Reverend gets a new namesake during trip

NEW born twins were named after a village reverend and his wife during a special visit to Africa.

Revd Clive Evans, from Long Buckby, was in the western Kenyan town of Bungoma as part of the partnership the Church of England has with the region’s Anglican Diocese.

During his stay twins were born four months premature and very nearly died after the mother underwent an emergency Caesarean.

Thankfully they recovered and the parents decided to name them Clive and Deborah, after the reverend and his wife.

Revd Evans said: “We’ve had an ongoing relationship with the family who had twins and are in regular contact with the dad.

“It’s not uncommon in Kenya for children to be named after someone else.

“When Barack Obama was about to become President lots of babies were named after him, so I suppose I’m on that level!”

Revd Evans is a regular visitor to the town in his role as the diocesan link officer.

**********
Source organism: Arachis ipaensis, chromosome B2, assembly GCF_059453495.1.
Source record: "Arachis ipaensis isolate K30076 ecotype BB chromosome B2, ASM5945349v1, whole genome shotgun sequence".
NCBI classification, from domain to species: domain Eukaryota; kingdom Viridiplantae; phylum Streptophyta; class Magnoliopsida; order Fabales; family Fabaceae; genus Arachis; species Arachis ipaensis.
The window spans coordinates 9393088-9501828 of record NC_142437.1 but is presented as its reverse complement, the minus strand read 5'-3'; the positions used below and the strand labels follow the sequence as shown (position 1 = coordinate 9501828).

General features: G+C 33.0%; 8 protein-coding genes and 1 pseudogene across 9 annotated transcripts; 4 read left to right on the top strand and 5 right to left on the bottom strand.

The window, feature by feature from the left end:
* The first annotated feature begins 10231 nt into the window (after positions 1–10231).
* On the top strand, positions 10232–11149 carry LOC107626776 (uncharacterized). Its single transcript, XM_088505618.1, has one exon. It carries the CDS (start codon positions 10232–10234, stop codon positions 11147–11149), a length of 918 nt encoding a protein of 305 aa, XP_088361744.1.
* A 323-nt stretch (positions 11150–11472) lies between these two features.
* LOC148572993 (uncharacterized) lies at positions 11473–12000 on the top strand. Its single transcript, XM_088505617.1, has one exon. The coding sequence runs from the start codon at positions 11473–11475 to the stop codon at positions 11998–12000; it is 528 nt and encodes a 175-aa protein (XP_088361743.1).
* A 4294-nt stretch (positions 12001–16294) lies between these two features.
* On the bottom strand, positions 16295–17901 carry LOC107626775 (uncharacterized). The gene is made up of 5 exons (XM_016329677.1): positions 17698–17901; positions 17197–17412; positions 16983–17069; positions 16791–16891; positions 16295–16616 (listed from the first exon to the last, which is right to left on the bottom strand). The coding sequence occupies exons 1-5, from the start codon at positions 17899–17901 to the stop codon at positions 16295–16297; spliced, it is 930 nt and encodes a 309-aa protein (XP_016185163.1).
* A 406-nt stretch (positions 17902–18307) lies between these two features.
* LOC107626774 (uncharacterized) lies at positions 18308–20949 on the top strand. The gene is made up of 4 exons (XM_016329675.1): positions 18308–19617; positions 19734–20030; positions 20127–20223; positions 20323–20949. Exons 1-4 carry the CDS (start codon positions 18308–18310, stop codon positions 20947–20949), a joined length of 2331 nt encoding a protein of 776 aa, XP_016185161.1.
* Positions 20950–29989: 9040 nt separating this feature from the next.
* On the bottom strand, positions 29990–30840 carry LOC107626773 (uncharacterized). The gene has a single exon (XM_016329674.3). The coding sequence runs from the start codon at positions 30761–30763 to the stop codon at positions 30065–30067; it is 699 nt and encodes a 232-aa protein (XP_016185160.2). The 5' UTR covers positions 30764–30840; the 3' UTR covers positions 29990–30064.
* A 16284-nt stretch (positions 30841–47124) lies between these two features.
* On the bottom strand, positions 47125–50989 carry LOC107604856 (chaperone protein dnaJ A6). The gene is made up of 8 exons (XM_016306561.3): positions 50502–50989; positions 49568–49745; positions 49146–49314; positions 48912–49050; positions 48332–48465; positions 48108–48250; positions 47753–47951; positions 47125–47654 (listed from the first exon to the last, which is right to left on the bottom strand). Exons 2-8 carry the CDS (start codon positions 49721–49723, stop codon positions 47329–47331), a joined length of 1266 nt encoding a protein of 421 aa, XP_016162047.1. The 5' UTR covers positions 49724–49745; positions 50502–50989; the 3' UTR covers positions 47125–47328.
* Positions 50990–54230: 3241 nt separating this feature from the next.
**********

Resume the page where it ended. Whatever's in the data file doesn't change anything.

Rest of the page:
This particular trip was also the first to be made by the Bishop of Peterborough, the Rt Revd Donald Allister. Six other curates were also involved in the visit.

Revd Evans added: “The Diocese of Peterborough and Bungoma have been linked for over ten years fostering friendship, fellowship, prayer and where appropriate financial assistance for what is a deeply rural and poor part of Kenya.

“The visit was a great success in terms of deepening our contacts and giving Bishop Donald a good overview of the work of the Diocese of Bungoma

“I found this visit particularly moving, I cried a lot and laughed even more.

“It’s more than just a church in Bungoma. They have the school and hospital in the same place as the church and it’s all a big community.

“The curates had no end of new and challenging experiences too including bed by paraffin lamp, African loos and mosquito nets to name just a few

“There are a lot of people who have HIV Aids so I met with people and listened to them and supported them as much as I can.

“We’ve seen the pictures and heard it all before, but visiting places like Bungoma makes you see your own life and context so differently.”